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The Israeli companies disrupting mobile technology
Israel's high-tech startups are developing innovative technology that will bring new capabilities to consumers and mobile phone operators
Among the vast halls of the Fira Gran Via convention centre in Barcelona during Mobile World Congress, a large white booth at the end of one of the halls bore one word, in colourful letters: Israel.
Dozens of Israeli high-tech companies presented there while another 100 were represented by the Israeli Export Institute, which has organised the Israeli presence at Mobile World Congress for the past couple of years.
One of the companies that attracted a lot of attention was Simgo.Founded in Israel in 2012, and now going global, Simgo offers virtual mobile phone SIMs. The technology allows people to choose their own mobile phone operator, anywhere in the world, without replacing their SIM card.
Simgo’s solution can be integrated into a virtual SIM-enabled device, such as a portable hotspot, security camera or connected car, or into a custom phone case for the iPhone. The technology allows business users to roam the globe without the fear of being off-grid.
Another company, Cellmining, offers a fresh outlook on congestion management and network analytics for cellular operators.
The company monitors each customer’s experience and uses this data to organise the network in an optimal way. Traditional self-organising networks (SONs), by contrast, are configured on the basis of engineering data.
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That allows Cellmining to offer very accurate results, says Assaf Aloni, Cellmining’s VP of marketing. “We are practically helping operators to improve their network.”
Cellcom, Israel’s largest cellular operator, which serves more than 2 million customers, is one of Cellmining’s customers.
“Cellmining’s SON systems enable us to fully utilise the cellular infrastructure. They provide us with a regular learning capacity of the network’s status and customer experience, allowing us to optimise the network resources to customers’ use,” said a Cellcom spokesman.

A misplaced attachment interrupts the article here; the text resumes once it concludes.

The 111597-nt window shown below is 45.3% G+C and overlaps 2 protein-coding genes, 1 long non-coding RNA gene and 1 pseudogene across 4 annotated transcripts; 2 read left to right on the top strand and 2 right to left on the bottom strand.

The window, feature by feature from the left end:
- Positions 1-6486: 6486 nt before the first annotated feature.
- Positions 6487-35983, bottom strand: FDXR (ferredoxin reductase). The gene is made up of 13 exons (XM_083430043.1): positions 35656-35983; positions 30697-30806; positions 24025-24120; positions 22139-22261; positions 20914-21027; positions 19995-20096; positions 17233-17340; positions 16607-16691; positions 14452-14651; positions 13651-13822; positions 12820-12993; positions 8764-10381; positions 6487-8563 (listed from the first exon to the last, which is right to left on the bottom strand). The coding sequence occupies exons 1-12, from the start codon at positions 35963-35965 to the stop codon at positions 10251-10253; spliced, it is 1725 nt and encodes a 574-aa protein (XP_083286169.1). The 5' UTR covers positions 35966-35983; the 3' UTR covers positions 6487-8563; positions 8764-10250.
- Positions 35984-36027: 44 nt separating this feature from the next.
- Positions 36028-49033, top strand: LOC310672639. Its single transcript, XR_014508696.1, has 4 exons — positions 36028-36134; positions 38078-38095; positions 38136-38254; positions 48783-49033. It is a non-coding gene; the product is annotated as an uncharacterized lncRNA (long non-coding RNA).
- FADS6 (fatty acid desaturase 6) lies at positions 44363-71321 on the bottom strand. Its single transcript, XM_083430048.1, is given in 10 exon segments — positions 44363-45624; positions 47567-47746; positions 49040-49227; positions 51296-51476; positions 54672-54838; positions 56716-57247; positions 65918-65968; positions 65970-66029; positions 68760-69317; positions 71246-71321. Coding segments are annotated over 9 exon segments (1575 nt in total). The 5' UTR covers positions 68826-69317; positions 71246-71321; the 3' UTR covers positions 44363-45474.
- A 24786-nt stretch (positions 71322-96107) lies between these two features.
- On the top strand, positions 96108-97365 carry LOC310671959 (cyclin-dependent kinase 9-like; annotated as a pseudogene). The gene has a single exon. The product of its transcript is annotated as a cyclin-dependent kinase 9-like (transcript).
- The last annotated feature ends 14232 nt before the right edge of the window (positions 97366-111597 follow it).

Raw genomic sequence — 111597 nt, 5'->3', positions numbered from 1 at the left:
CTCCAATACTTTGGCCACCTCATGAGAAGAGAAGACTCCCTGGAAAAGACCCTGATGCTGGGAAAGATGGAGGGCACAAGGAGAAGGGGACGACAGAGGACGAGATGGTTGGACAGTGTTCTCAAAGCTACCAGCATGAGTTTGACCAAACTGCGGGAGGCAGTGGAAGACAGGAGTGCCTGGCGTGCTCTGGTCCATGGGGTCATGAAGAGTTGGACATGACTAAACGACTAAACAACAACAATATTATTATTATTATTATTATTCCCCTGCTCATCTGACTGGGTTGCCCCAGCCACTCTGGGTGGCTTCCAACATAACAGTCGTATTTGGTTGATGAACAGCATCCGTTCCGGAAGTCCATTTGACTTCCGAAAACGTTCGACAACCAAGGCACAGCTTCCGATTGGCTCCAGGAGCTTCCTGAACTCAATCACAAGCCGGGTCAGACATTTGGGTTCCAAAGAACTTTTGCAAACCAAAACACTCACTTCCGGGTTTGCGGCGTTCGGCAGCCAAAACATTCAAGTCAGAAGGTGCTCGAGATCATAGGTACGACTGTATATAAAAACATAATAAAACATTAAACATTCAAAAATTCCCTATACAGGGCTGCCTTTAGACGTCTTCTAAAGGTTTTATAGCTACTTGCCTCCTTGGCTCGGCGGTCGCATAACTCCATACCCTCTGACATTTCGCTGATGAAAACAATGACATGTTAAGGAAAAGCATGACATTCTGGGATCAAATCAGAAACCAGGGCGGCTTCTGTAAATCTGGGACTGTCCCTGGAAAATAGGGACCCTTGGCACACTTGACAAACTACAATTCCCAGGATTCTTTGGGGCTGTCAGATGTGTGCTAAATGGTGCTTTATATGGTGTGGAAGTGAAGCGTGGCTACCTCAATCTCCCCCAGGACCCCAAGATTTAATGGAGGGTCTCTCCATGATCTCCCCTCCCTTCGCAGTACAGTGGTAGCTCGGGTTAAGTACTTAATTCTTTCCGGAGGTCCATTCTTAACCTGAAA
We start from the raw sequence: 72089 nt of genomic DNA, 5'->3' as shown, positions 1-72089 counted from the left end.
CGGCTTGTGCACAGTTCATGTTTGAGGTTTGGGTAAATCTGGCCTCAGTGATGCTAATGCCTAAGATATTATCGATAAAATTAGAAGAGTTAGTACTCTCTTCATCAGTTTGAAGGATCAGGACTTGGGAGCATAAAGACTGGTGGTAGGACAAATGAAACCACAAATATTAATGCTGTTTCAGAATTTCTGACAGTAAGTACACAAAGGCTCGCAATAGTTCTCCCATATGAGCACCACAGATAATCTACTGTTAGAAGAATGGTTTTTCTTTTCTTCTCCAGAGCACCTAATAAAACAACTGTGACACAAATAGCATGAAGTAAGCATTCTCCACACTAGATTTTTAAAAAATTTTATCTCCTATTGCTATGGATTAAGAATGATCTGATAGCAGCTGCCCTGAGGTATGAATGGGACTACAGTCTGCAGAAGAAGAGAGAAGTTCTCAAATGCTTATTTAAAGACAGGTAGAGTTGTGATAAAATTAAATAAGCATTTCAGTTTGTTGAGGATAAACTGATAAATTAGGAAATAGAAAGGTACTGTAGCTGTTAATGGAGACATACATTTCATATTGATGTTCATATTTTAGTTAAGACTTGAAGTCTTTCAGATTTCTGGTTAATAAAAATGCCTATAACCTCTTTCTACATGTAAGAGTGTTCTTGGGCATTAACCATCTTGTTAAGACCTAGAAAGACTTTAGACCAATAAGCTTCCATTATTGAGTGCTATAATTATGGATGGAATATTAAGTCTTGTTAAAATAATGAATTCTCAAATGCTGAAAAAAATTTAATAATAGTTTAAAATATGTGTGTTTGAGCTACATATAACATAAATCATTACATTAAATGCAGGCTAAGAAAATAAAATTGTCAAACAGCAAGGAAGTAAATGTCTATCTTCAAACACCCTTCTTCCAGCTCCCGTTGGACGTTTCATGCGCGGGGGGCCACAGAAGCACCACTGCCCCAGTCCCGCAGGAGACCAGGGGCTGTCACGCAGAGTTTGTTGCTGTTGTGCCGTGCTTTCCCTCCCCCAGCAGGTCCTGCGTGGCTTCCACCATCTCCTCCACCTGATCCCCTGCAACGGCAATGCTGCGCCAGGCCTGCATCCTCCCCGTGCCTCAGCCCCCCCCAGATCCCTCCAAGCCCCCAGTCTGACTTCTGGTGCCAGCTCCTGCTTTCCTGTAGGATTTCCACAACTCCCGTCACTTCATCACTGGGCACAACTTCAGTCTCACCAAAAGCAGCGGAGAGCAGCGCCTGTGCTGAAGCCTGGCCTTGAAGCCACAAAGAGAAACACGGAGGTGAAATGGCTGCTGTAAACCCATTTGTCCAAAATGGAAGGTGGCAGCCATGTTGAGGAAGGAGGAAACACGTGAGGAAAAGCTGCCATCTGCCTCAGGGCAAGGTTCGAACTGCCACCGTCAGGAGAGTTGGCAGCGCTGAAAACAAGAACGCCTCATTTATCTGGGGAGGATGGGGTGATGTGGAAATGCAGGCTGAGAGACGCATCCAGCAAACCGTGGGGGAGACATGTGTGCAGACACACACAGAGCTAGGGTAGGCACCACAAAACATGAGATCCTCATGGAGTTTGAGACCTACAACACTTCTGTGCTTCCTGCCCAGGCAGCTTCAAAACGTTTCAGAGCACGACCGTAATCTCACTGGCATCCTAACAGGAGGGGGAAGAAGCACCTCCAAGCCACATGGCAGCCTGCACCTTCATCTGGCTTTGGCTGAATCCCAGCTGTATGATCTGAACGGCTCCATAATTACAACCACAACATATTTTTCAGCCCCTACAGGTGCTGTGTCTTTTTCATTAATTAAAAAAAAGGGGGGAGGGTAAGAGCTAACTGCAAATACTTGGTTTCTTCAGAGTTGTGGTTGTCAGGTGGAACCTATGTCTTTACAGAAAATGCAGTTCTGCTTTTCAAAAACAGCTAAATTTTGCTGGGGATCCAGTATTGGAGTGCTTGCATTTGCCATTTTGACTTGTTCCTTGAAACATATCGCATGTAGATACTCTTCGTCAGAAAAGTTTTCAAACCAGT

The system gives Cellcom the ability to automate tasks that would have otherwise have to be carried out manually, or are difficult to accomplish.
“They operate 24/7, process huge amounts of data and perform thousands of optimisations within the cellular network – without human involvement. In that manner, precious human resources can be free for quality assignments that demand attention and understanding,” the spokesman said.
Mining data from mobile phones
Meanwhile Cellint is turning low-level “junk” network communications into valuable intelligence. The company has developed technology that can “listen” to the cellular network control channel – the low-level stream that communicates raw data such as the customer’s unique ID, time stamps and the cell tower identification. That allows Cellint to passively map every device connected to a cellular operator’s network.
The information means the company can gather data about phone users’ daily routines, such as where they do their shopping and when they commute to work. It is a powerful tool that can replace population surveys, said Alon Blankstein, Cellint’s VP of business development.
It can map events such as traffic congestion, human traffic within public transport systems or people’s real-time behaviour during a disaster. Its capability turns the operator’s technical data into a valuable resource for mass transit systems and road planners, municipalities, local and national governments, and population development professionals.
While manual surveys will include no more than several hundred subjects, representing only a small portion of the population, data gathered from a large mobile phone operator could represent as much as 30-40% of the population.